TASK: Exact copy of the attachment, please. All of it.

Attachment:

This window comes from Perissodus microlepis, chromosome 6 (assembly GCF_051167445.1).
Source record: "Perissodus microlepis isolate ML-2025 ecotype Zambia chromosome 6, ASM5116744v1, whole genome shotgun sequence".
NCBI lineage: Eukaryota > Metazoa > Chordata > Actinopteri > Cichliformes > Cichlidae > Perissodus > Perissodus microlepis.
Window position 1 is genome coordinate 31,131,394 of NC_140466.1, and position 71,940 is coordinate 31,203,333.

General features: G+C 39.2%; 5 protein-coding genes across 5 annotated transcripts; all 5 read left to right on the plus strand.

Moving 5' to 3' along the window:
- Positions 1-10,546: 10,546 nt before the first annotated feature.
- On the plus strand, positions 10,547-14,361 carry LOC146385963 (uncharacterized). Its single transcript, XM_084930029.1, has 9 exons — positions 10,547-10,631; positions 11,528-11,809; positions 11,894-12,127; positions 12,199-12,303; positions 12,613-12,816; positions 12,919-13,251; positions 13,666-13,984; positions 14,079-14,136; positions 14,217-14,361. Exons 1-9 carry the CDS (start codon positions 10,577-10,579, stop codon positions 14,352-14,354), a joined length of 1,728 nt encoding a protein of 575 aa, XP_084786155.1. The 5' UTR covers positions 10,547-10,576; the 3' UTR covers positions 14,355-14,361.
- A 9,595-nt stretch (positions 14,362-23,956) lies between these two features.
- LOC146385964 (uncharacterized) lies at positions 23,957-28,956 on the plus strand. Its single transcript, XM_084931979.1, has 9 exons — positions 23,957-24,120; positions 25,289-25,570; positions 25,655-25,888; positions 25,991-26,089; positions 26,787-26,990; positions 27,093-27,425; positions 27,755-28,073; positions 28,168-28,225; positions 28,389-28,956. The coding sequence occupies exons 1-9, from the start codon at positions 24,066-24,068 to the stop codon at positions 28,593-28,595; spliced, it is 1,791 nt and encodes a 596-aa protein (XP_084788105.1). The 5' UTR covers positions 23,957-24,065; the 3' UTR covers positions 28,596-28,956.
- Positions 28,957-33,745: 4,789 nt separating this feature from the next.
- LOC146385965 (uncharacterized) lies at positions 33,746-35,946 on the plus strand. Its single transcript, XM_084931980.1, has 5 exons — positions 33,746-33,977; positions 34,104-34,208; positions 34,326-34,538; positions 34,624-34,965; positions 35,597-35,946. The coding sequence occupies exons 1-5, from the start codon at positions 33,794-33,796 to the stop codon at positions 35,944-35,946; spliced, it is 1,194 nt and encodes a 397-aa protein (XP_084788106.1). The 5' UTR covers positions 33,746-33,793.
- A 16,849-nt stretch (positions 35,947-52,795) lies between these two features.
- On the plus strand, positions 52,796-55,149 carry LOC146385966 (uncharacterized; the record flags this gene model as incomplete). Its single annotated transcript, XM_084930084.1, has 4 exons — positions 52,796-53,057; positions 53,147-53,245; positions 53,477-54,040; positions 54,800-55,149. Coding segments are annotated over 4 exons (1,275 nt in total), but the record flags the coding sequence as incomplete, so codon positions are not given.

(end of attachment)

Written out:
This window comes from Perissodus microlepis, chromosome 6 (assembly GCF_051167445.1).
Source record: "Perissodus microlepis isolate ML-2025 ecotype Zambia chromosome 6, ASM5116744v1, whole genome shotgun sequence".
NCBI lineage: Eukaryota > Metazoa > Chordata > Actinopteri > Cichliformes > Cichlidae > Perissodus > Perissodus microlepis.
Window position 1 is genome coordinate 31,131,394 of NC_140466.1, and position 71,940 is coordinate 31,203,333.

General features: G+C 39.2%; 5 protein-coding genes across 5 annotated transcripts; all 5 read left to right on the plus strand.

Moving 5' to 3' along the window:
- Positions 1-10,546: 10,546 nt before the first annotated feature.
- On the plus strand, positions 10,547-14,361 carry LOC146385963 (uncharacterized). Its single transcript, XM_084930029.1, has 9 exons — positions 10,547-10,631; positions 11,528-11,809; positions 11,894-12,127; positions 12,199-12,303; positions 12,613-12,816; positions 12,919-13,251; positions 13,666-13,984; positions 14,079-14,136; positions 14,217-14,361. Exons 1-9 carry the CDS (start codon positions 10,577-10,579, stop codon positions 14,352-14,354), a joined length of 1,728 nt encoding a protein of 575 aa, XP_084786155.1. The 5' UTR covers positions 10,547-10,576; the 3' UTR covers positions 14,355-14,361.
- A 9,595-nt stretch (positions 14,362-23,956) lies between these two features.
- LOC146385964 (uncharacterized) lies at positions 23,957-28,956 on the plus strand. Its single transcript, XM_084931979.1, has 9 exons — positions 23,957-24,120; positions 25,289-25,570; positions 25,655-25,888; positions 25,991-26,089; positions 26,787-26,990; positions 27,093-27,425; positions 27,755-28,073; positions 28,168-28,225; positions 28,389-28,956. The coding sequence occupies exons 1-9, from the start codon at positions 24,066-24,068 to the stop codon at positions 28,593-28,595; spliced, it is 1,791 nt and encodes a 596-aa protein (XP_084788105.1). The 5' UTR covers positions 23,957-24,065; the 3' UTR covers positions 28,596-28,956.
- Positions 28,957-33,745: 4,789 nt separating this feature from the next.
- LOC146385965 (uncharacterized) lies at positions 33,746-35,946 on the plus strand. Its single transcript, XM_084931980.1, has 5 exons — positions 33,746-33,977; positions 34,104-34,208; positions 34,326-34,538; positions 34,624-34,965; positions 35,597-35,946. The coding sequence occupies exons 1-5, from the start codon at positions 33,794-33,796 to the stop codon at positions 35,944-35,946; spliced, it is 1,194 nt and encodes a 397-aa protein (XP_084788106.1). The 5' UTR covers positions 33,746-33,793.
- A 16,849-nt stretch (positions 35,947-52,795) lies between these two features.
- On the plus strand, positions 52,796-55,149 carry LOC146385966 (uncharacterized; the record flags this gene model as incomplete). Its single annotated transcript, XM_084930084.1, has 4 exons — positions 52,796-53,057; positions 53,147-53,245; positions 53,477-54,040; positions 54,800-55,149. Coding segments are annotated over 4 exons (1,275 nt in total), but the record flags the coding sequence as incomplete, so codon positions are not given.